I think it has been interesting to see how we as a faculty here at Bennett have evolved and each found our own groove amid all of this time of uncertainty. To access those students with internet access, we use email, Remind, SeeSaw, Google Classroom and Zoom to communicate. I think it is ironic to note that Zoom was just an example of onomatopoeia for me prior to March 16, and now it’s a part of my daily vocabulary!

This technology is wonderful, but I included detailed at-home learning guides with my at-home packets for those who can’t always find internet service. I also try to make phone calls to try to reach my students who are not able to Zoom or go online. I have had conversations with parents and students in the school parking lot, at our meal-pickup site, at the post office, at student’s homes and even at “The DG” — Dollar General! I even went old school and mailed learning activities to my students to cover the week after spring break before we had our second packet pickup last week. The main thing is to make sure everyone still feels connected during this time of staying at home and staying safe.

In the weeks since all of this craziness started, I have personally witnessed teaching at its finest. I thought we did a pretty good job before, but I have seen teachers teaching their hearts out and doing what they do best using whatever resources they have available to reach their students. I am in awe of my colleagues and am honored to work beside them as we continue to focus on ways to help our students maintain some semblance of normalcy during all of this.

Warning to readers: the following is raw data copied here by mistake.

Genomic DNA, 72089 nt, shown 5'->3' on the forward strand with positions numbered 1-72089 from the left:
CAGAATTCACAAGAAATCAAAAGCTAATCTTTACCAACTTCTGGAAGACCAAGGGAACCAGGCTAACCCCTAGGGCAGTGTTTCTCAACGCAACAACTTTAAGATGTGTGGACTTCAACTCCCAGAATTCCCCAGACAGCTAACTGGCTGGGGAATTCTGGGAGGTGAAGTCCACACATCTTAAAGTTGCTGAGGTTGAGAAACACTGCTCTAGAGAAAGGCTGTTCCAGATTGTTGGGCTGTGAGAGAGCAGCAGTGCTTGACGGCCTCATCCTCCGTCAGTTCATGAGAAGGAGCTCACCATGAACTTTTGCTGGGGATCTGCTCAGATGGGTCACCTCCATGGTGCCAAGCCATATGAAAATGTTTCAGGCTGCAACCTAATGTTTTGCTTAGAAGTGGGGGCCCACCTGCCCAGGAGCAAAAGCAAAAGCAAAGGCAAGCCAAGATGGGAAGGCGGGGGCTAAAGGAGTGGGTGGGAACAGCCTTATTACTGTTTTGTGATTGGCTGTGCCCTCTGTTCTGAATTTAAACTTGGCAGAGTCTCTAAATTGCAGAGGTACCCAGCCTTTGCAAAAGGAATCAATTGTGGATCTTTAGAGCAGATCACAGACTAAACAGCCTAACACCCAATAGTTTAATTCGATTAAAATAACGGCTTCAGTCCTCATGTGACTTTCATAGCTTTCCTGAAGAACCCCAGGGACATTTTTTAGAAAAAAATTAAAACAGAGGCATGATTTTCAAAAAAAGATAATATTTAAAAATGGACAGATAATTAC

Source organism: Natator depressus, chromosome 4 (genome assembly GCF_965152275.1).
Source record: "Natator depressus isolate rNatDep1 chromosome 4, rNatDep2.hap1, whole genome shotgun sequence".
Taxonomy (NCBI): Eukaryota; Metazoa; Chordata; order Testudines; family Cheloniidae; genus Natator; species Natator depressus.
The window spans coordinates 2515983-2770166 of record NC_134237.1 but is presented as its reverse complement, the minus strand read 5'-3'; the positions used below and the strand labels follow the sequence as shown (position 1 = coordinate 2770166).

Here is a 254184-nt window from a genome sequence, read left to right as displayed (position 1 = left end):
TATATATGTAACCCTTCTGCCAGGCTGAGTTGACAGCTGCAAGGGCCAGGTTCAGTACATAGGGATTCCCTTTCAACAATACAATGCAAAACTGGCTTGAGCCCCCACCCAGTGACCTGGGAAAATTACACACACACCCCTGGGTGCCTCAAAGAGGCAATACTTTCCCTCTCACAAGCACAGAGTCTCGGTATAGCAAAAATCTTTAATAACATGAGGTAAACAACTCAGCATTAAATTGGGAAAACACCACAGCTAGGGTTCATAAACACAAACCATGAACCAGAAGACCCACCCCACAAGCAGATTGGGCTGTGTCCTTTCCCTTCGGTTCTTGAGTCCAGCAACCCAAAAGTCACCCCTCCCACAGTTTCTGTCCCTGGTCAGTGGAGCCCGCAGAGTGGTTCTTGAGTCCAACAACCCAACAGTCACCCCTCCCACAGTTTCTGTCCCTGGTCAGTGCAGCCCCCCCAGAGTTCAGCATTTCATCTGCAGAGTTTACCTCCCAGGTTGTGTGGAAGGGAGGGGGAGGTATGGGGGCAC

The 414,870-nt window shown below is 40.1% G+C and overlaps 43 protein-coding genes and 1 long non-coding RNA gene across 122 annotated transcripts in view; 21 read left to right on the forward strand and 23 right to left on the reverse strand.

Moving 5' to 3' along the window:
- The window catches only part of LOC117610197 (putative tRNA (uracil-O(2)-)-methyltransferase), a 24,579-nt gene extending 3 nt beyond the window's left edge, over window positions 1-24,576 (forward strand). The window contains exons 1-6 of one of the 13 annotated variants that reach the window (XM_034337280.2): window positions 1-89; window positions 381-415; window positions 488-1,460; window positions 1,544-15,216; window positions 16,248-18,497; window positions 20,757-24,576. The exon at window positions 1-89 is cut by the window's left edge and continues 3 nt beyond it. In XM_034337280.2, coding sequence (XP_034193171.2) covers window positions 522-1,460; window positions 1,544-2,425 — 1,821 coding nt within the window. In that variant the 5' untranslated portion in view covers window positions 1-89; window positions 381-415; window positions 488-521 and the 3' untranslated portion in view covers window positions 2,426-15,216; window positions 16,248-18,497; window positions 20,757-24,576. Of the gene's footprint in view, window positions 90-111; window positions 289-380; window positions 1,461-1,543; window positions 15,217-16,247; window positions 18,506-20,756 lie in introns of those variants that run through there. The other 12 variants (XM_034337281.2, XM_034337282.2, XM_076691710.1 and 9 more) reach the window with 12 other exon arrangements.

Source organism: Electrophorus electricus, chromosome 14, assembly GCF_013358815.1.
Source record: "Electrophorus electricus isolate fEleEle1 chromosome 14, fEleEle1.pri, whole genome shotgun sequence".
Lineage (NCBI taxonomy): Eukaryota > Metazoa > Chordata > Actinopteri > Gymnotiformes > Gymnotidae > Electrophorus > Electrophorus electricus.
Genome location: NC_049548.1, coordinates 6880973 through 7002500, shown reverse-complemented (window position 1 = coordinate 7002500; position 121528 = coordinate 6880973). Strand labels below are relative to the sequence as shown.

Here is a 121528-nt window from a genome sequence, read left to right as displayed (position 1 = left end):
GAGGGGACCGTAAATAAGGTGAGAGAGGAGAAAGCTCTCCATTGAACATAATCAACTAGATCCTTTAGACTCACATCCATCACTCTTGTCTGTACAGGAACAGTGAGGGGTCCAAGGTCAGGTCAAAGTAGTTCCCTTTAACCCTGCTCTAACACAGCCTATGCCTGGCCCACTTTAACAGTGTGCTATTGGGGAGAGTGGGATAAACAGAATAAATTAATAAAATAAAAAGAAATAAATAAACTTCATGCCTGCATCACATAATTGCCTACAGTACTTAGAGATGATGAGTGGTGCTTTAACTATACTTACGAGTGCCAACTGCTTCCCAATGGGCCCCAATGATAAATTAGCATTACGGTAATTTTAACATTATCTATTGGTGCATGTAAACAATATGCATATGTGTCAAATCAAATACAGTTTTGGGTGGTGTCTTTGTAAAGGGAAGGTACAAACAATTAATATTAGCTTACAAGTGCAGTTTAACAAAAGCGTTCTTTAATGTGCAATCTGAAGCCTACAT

I have learned that there is no one right way to do this thing called school right now, but I do know that as long as our focus is on our students doing whatever we have to do to help them access their learning, we will be OK, and so will they. The silver lining to all of this is that I have had some of the richest conversations with my parents during this time that I treasure beyond words that I probably would never have had if not for these circumstances. I have been moved to tears by emails I have received and conversations I have had. Words can never adequately describe how my heart swelled when I saw a student on Zoom for the first time who was sitting in their car in our wifi zone in front of the school so they could participate. During a Zoom meeting one morning, one of my students asked if I could show them the classroom. As I turned my laptop around the room, I could hear various little voices saying, “There’s my desk!” “I see my pencil box!” “There’s my seat!”

The instruction of each of our students is our responsibility and their parents have entrusted us to teach them and grow them as best we can. I appreciate how these parents and families have rolled up their sleeves and became homeschool teachers.

The most awesome part is that these conversations aren’t just happening in my classroom but with other teachers in lots of other classrooms, as well. The bond that was forged between home and school at the beginning of the school year has grown stronger and more meaningful as a result of what we continue to go through together.